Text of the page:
Advanced insight in pectin-based oil-in-water emulsions with targeted physicochemical and nutritional functionality: Is the truth in the pectin mix?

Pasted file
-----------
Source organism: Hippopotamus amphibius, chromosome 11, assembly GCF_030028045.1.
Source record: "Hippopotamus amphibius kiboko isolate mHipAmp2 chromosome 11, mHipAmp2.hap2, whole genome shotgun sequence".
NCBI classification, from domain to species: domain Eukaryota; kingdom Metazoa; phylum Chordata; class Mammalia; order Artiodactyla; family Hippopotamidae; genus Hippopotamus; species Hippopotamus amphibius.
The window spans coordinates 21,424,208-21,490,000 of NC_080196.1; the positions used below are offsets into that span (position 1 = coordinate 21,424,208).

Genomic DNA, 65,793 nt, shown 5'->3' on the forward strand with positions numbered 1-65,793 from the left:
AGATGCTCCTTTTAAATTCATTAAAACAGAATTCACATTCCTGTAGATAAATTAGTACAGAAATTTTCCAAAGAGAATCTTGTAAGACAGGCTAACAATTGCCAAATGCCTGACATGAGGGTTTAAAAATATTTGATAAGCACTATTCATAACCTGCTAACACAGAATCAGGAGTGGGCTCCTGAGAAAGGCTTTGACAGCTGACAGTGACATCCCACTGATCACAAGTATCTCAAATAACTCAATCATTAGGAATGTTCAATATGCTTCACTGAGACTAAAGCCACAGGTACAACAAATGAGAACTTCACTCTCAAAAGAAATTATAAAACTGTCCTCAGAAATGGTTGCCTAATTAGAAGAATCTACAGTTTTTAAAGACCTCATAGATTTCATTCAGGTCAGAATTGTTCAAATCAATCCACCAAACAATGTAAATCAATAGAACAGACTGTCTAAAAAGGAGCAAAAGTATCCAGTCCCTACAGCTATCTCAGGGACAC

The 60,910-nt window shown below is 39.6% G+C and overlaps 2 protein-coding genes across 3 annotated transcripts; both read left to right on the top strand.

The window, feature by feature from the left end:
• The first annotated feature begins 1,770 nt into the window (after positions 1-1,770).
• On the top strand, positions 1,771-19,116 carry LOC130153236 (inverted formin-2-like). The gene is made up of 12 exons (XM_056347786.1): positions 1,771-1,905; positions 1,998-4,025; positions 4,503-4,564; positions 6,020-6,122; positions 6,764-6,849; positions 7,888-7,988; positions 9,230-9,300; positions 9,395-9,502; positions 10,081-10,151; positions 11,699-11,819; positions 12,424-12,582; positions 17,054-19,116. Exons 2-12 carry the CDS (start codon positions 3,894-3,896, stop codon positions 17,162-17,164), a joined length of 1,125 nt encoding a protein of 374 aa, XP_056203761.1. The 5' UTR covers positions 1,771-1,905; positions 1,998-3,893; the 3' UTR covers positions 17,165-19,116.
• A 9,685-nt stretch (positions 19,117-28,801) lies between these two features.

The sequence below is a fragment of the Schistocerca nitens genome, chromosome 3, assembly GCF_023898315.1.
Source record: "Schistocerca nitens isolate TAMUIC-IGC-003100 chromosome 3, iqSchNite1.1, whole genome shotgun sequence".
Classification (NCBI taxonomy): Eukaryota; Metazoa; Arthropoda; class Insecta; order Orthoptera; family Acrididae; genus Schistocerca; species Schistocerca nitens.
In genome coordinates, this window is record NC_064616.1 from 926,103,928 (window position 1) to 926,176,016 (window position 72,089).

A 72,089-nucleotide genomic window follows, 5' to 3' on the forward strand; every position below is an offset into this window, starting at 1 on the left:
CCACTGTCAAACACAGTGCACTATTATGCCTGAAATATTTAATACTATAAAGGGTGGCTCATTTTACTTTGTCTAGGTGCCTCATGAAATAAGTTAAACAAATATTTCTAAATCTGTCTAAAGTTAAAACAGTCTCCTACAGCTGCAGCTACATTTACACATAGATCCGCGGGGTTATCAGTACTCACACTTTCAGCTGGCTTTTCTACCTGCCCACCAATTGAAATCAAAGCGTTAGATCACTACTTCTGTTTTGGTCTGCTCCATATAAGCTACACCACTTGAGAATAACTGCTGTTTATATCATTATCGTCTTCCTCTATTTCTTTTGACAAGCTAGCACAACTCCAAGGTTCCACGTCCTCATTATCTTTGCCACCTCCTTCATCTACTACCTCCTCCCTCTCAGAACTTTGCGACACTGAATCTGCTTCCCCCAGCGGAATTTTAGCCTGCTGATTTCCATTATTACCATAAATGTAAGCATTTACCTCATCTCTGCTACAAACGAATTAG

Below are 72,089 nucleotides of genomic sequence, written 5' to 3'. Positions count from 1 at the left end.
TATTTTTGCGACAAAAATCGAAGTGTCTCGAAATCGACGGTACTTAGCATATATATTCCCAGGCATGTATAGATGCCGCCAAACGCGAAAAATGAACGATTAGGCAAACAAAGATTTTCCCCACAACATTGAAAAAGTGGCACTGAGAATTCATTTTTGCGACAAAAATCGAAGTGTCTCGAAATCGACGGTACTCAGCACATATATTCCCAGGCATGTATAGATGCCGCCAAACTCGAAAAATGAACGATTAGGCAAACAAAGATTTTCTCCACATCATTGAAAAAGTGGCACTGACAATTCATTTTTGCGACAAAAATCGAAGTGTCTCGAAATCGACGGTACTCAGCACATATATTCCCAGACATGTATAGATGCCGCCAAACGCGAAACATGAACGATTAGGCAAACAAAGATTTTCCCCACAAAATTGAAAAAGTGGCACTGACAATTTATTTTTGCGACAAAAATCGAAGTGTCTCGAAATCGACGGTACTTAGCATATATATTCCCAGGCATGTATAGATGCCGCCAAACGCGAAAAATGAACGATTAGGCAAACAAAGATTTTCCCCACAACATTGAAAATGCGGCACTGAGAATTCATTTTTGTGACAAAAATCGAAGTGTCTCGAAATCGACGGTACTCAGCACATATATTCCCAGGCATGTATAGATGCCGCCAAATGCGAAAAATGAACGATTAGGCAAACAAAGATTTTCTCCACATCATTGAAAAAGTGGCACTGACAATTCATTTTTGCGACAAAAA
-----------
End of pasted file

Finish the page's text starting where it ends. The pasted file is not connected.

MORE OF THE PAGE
In our human diet, we consume lipids mainly as emulsions (e.g. sauces, soups). Oil-in-water emulsions are composed of oil droplets dispersed in water whereby the interface is covered with a layer of emulsifier allowing stability of the droplets dispersed. Pectin is group of complex polysaccharides present in higher plants and is omnipresent in many waste streams of food production (e.g. citrus peel). Particular pectin structures can adsorb at the oil-water interface, while others have more emulsion stabilizing potential effecting the aqueous viscosity. To the best of our knowledge, there is no open literature that starts from the modification of a single natural and sustainable polymer type, in this work pectin, and investigates on a fundamental level the potential of specific pectin building blocks and derivatives thereof for their emulsifying and emulsion stabilizing properties. We hypothesize that through combination of pectin-based structures with distinct and complementary physicochemical functionalities, we can create stable pectin-based emulsions. Optimal physicochemical functionalities do not necessarily align with optimal nutritional functionalities Therefore, we will study lipid digestion kinetics as effected by presence of pectin derived structures as well as mineral bioaccessibility using a beyond state-of-the-art semi-dynamic in vitro digestion model. This project will result in novel mechanistic insight allowing to design emulsions with specific functionalities.